}
    ],
    "meta": {
        "code": 200
    }
}

Hey, look at this. Someone liked my photo! Oh. It's me.

Requesting more access / scope / permission

What happens if we try to delete a "Like" though? Well, then we get an error message like this one, because we didn't explicitly request permission to do that when we got the access token.

DELETE https://api.instagram.com/v1/media/1667121369441597934_3657782666/likes?access_token=<my_access_token>

{
    "meta": {
        "code": 400,
        "error_type": "OAuthPermissionsException",
        "error_message": "This request requires scope=likes, but this access token is not authorized with this scope. The user must re-authorize your application with scope=likes to be granted this permissions."
    }
}

Instagram calls them "scopes", but it's the same as permissions - you don't want everyone to be able to do everything, so you only give them what they need.

Let's try using the authorization url in the browser again, but this time with additional scopes tacked on to the end of it. In fact, I'm just going to request everything.

https://api.instagram.com/oauth/authorize/?client_id=<my_client_id>&redirect_uri=http://localhost&response_type=token&scope=public_content+follower_list+comments+relationships+likes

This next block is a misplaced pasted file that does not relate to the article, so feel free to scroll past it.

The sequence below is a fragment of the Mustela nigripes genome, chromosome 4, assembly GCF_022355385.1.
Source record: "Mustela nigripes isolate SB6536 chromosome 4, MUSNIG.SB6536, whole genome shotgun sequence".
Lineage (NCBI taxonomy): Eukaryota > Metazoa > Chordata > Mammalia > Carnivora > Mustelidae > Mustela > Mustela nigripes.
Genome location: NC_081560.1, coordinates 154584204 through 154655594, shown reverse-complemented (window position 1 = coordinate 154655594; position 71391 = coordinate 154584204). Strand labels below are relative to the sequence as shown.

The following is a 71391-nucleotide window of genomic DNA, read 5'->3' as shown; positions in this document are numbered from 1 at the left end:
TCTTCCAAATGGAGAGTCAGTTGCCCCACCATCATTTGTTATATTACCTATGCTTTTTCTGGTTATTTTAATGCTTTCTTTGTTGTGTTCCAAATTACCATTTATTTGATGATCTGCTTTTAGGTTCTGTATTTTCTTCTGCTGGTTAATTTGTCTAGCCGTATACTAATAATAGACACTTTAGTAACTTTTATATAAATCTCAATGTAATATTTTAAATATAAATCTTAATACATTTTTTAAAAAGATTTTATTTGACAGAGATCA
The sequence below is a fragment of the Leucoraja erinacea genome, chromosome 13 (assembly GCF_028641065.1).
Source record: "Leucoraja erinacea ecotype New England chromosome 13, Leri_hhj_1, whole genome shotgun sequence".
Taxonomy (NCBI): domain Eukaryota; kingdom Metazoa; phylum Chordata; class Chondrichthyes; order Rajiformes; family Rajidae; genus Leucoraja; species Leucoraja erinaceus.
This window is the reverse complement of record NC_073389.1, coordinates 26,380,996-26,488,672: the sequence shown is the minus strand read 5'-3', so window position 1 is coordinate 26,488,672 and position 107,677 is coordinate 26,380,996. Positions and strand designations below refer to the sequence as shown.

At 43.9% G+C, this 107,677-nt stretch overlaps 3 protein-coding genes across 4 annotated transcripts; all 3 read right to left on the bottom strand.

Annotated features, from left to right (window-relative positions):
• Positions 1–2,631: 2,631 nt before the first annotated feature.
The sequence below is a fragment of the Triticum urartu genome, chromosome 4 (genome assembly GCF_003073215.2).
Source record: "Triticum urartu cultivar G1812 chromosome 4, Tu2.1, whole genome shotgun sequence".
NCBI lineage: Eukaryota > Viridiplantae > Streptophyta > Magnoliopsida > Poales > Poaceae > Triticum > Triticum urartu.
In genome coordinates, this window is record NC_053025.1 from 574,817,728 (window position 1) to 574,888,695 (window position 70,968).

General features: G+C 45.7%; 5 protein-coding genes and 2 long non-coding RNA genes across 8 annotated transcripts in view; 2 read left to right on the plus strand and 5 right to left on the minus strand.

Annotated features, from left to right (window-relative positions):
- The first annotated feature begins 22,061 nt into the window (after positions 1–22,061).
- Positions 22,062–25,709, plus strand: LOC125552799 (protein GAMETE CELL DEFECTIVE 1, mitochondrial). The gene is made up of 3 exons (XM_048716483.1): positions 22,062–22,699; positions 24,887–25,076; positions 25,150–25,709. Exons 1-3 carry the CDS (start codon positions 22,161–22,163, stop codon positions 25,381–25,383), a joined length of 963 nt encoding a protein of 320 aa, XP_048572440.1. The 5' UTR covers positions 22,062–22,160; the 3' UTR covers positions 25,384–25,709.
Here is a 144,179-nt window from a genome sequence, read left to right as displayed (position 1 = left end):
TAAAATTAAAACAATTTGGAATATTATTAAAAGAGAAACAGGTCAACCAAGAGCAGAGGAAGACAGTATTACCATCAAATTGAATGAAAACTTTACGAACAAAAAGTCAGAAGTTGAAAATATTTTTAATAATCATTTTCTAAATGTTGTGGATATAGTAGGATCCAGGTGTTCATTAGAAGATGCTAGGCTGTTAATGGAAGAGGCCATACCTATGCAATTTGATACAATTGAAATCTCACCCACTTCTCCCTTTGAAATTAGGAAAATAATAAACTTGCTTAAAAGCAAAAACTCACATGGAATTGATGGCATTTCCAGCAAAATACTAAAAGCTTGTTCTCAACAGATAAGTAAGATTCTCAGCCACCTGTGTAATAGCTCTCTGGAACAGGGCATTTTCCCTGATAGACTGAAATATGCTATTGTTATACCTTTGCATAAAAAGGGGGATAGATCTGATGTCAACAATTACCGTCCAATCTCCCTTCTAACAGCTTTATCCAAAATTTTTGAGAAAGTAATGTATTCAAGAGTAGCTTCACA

instagram-api---auth-request-with-scopes

Press the "Authorize" button and you'll be redirected to localhost again. The address bar should have the same token as before, so go back to Postman and try deleting the "Like" again. When I did, it worked this time. I checked the image on instagram.com to be sure, and it was gone.

{
    "data": null,
    "meta": {
        "code": 200
    }
}

Thoughts

I gotta say, both the Twitter API and the Instagram API are very well documented. They have nice guides that step you through everything you need to do, and they're pretty easy to read. Documentation is usually the thing that suffers first on a lot of projects.

I like that Instagram has a concept of scopes so you only grant the required access. I'm confused why the scopes page says "(applications no longer accepted)" next to every scope except basic though. It sounds like all the scopes work fine in sandbox mode or for personal apps, but for anything else being used in production, your app needs to be reviewed and approved for the requested permissions, which depends on how your app is being used.

I guess this hands-on approach leads to more secure apps, but then it's got to be time-consuming to review them all... which is probably why they're not accepting applications! Kinda weird. It really seems to shut the door on anyone creating applications that build on the Instagram platform.